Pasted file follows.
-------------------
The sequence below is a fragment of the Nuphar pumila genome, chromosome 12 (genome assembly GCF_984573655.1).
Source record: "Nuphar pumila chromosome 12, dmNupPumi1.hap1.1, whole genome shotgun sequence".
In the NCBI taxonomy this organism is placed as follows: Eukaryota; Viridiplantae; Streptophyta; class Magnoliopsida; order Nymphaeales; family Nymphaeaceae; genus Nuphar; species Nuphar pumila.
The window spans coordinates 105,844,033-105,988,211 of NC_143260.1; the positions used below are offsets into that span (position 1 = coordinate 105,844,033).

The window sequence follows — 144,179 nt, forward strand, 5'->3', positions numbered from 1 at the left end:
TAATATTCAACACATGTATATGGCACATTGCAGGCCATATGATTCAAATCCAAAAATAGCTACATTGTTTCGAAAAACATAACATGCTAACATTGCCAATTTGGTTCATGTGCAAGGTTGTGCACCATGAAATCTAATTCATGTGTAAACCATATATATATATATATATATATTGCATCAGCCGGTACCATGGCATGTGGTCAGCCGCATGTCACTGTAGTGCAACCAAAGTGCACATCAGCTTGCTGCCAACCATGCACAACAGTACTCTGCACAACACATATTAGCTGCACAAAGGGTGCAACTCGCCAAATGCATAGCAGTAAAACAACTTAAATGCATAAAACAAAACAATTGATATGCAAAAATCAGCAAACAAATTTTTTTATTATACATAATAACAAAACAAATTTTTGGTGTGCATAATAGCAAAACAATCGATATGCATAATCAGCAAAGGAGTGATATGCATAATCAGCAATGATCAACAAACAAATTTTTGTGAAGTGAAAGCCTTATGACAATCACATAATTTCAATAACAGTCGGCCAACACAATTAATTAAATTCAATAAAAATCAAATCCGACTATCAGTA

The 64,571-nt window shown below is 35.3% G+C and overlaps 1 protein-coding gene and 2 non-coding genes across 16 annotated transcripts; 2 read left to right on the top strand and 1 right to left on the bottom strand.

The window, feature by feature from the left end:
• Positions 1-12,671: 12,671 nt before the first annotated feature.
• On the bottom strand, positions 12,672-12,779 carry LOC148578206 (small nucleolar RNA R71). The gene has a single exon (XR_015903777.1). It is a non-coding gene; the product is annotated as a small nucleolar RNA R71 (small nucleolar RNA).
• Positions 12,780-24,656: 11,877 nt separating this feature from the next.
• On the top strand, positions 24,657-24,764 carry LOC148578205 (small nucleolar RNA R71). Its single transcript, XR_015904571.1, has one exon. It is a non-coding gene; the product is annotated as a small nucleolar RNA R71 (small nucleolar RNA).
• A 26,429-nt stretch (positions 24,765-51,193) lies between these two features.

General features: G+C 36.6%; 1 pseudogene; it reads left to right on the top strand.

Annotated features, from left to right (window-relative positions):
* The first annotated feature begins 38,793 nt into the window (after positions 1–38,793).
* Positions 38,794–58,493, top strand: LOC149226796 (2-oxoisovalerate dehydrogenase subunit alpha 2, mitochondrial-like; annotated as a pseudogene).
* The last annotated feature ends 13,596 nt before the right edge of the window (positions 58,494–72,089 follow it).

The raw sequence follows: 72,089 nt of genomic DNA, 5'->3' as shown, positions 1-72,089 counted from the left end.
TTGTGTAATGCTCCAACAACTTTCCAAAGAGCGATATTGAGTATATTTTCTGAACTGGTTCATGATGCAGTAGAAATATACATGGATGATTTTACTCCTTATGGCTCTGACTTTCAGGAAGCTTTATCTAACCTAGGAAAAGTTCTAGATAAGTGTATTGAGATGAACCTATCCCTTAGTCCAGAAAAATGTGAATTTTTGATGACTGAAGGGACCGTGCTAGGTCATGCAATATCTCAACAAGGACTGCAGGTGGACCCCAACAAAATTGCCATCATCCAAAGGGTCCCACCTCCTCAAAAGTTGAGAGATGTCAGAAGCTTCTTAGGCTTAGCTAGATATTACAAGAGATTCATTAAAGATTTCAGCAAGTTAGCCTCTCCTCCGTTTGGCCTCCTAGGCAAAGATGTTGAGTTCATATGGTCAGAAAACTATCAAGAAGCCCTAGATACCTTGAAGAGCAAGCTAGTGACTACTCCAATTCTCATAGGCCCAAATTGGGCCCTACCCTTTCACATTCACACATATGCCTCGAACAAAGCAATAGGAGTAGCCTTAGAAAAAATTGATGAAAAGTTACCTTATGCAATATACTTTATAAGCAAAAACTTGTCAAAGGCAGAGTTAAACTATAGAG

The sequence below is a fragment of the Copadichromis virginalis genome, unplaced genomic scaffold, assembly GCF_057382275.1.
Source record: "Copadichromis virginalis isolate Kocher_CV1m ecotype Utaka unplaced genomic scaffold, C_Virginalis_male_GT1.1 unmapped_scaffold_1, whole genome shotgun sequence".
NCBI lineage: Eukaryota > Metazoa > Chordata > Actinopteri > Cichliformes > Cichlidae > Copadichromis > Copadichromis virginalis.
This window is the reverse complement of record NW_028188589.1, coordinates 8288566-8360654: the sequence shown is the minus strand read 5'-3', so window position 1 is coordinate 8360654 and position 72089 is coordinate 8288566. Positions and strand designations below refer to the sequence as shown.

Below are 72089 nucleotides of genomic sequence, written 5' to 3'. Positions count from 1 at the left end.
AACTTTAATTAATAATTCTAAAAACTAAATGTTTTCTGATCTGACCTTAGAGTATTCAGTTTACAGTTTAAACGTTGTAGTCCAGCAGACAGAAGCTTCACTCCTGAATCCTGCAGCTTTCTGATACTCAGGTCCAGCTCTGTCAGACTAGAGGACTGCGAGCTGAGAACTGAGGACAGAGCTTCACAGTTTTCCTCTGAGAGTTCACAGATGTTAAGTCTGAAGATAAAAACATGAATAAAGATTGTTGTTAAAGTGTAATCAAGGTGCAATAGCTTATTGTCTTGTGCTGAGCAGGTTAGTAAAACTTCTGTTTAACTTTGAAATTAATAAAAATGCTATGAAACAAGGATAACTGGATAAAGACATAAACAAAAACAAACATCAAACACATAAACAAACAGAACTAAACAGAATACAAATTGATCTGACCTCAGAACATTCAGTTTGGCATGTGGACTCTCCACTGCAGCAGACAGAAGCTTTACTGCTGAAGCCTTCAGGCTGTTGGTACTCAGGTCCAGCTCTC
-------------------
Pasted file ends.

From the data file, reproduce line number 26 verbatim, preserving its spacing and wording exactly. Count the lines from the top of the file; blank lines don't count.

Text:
AACTTTAATTAATAATTCTAAAAACTAAATGTTTTCTGATCTGACCTTAGAGTATTCAGTTTACAGTTTAAACGTTGTAGTCCAGCAGACAGAAGCTTCACTCCTGAATCCTGCAGCTTTCTGATACTCAGGTCCAGCTCTGTCAGACTAGAGGACTGCGAGCTGAGAACTGAGGACAGAGCTTCACAGTTTTCCTCTGAGAGTTCACAGATGTTAAGTCTGAAGATAAAAACATGAATAAAGATTGTTGTTAAAGTGTAATCAAGGTGCAATAGCTTATTGTCTTGTGCTGAGCAGGTTAGTAAAACTTCTGTTTAACTTTGAAATTAATAAAAATGCTATGAAACAAGGATAACTGGATAAAGACATAAACAAAAACAAACATCAAACACATAAACAAACAGAACTAAACAGAATACAAATTGATCTGACCTCAGAACATTCAGTTTGGCATGTGGACTCTCCACTGCAGCAGACAGAAGCTTTACTGCTGAAGCCTTCAGGCTGTTGGTACTCAGGTCCAGCTCTC